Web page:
When politicians and pundits take aim at cashless businesses, they often argue that such places violate the choices of consumers who lack bank accounts. But on closer examination, these places' commitment to choice is remarkably limited.
When New York City Councilmember Ritchie Torres (D–Bronx) introduced a bill to ban card-only establishments, for example, he said that while he uses debit cards for almost all of his transactions, "that should be a choice that I make freely as a consumer not a requirement imposed on me by a business." The ATM company Cardtronics offers a stirring, if self-interested, defense of "consumer payment choice" in written testimony supporting Torres' legislation. And Andy Callado, a financial coach for the working poor, tells Vox Media's Facebook show Consider It that while he wishes everyone had a bank account, "we can't force people to do that. We have to empower people to make their own decisions and do what's best for them."
So far, such arguments have proven persuasive enough for cashless bans to pass in Philadelphia and New Jersey. New York City, San Francisco and Washington, D.C., are all considering prohibitions on cashless establishments.
Yet for their rhetoric about protecting choice, pro-cash politicians are happy to override businesses' decisions. While dismissing the idea that we can't force consumers to have bank accounts, both Collado and Torres are more than happy to force businesses into accepting cash that they otherwise wouldn't.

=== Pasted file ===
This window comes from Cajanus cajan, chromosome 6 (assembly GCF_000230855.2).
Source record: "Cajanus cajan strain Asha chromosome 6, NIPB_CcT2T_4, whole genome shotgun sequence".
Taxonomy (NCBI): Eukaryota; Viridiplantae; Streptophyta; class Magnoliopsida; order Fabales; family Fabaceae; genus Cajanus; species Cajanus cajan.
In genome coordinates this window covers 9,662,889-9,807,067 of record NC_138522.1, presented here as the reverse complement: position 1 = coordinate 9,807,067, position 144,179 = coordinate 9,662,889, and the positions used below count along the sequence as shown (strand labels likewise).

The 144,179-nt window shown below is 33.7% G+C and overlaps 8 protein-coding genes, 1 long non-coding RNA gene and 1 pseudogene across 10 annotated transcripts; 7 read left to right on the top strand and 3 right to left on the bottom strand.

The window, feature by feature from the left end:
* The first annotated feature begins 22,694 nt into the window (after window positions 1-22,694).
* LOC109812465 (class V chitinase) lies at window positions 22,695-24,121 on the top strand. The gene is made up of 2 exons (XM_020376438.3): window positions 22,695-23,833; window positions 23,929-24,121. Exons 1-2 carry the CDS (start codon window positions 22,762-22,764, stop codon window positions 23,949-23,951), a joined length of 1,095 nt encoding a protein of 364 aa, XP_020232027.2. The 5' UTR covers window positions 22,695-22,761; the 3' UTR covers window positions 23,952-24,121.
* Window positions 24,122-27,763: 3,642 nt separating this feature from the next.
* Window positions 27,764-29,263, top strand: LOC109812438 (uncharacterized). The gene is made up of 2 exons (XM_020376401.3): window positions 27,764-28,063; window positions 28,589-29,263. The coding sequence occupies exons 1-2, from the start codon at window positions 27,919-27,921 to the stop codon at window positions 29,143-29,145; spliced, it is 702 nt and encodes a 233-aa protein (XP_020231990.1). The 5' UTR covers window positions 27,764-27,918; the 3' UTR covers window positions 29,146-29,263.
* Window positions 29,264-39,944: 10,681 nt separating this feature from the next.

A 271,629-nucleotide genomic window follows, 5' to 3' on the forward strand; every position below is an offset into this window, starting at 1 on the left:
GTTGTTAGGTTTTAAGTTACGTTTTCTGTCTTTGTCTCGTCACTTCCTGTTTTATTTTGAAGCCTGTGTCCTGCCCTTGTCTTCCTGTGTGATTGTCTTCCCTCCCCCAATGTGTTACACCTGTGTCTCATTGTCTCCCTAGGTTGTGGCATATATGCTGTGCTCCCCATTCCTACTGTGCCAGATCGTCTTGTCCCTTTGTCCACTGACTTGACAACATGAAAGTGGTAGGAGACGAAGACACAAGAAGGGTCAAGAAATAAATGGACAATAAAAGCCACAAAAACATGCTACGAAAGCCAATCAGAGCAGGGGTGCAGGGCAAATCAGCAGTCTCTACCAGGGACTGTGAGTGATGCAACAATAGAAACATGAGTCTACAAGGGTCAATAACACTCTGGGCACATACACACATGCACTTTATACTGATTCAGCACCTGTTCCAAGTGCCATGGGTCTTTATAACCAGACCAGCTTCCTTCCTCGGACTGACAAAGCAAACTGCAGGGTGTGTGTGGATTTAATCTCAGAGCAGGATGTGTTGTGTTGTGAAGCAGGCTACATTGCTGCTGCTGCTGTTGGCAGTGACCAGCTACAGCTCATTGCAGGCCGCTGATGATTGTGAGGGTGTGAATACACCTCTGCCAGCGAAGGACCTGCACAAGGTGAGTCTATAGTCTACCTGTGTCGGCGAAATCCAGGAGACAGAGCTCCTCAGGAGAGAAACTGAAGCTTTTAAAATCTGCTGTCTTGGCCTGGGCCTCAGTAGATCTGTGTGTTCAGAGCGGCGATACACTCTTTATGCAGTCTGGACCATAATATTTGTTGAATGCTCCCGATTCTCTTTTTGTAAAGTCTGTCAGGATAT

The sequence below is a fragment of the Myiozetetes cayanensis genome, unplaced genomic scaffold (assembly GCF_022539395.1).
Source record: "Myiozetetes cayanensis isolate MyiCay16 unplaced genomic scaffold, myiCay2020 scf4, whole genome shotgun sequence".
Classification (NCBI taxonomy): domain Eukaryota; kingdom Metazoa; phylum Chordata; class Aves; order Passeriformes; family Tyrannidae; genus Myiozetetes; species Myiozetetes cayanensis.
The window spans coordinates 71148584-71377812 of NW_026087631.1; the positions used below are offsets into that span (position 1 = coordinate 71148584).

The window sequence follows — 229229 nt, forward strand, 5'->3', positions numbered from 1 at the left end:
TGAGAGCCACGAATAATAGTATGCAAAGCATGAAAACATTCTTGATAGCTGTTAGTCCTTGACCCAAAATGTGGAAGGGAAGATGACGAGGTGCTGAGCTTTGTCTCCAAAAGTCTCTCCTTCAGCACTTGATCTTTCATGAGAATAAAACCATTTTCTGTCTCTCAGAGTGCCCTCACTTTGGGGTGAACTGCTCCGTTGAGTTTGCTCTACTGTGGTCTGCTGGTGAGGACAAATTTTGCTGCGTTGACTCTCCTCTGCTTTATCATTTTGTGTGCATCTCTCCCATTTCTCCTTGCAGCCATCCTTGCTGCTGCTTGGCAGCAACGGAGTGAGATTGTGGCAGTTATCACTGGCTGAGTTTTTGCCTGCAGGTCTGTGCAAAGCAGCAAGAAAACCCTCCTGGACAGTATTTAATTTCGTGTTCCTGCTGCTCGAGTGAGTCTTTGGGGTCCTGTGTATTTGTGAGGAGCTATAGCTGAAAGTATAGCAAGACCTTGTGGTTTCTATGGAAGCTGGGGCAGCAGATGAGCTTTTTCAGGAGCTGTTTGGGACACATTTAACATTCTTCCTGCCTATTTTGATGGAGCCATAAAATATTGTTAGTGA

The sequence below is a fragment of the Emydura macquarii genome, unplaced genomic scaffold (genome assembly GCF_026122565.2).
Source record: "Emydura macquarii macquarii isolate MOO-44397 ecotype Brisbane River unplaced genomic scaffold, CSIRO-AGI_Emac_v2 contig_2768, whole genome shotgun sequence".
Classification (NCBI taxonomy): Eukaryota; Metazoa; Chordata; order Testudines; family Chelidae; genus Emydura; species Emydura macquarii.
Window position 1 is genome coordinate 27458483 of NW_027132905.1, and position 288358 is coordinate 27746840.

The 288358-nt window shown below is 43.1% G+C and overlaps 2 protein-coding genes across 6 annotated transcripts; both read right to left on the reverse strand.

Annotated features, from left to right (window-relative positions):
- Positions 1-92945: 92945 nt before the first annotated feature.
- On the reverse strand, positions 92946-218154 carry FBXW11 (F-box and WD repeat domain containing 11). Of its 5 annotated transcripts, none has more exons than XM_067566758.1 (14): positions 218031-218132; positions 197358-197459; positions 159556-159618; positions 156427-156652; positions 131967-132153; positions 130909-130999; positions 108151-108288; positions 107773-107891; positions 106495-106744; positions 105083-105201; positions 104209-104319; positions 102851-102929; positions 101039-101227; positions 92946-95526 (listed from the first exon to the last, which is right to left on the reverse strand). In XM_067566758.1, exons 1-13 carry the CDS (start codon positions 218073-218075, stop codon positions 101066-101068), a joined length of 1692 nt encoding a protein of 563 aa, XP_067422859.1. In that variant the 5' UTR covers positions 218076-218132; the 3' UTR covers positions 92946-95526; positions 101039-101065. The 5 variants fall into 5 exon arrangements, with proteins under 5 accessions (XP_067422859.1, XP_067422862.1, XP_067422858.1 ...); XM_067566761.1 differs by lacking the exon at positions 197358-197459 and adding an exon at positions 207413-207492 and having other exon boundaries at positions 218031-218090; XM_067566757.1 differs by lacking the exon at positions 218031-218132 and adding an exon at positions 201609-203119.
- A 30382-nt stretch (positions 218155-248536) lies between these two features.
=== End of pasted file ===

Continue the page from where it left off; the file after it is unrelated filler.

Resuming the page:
Accepting cash, as Reason's Billy Binion has pointed out, comes with a number of costs, including the time it takes to count up bills and coins and the need to hire armored cars to transport this currency off-site. Cash-accepting businesses also face a heightened risk of theft. Surely businesses should also have the choice to avoid or minimize these costs if they want.
Consumers who avoid banks do so because banks come with trade-offs. ("You go in expecting one thing, and then once you look at your statement, you have this $35 fee, this $15 fee," one woman tells Considering It.) Businesses that avoid cash are doing the same thing. Forcing businesses to take cash is less about protecting consumers' choices and more about shifting the costs of these consumers' decisions onto the businesses.
For the small minority of enterprises that have decided to go cashless, the costs of cash outweigh the sales they might lose from going card-only. For other businesses—including, I suspect, most businesses in neighborhoods where banks are scarce—the calculation points the other way. Rather than imposing a one-size-fits-all standard on everyone, wouldn't it be better to let everyone sort out all these trade-offs in the marketplace?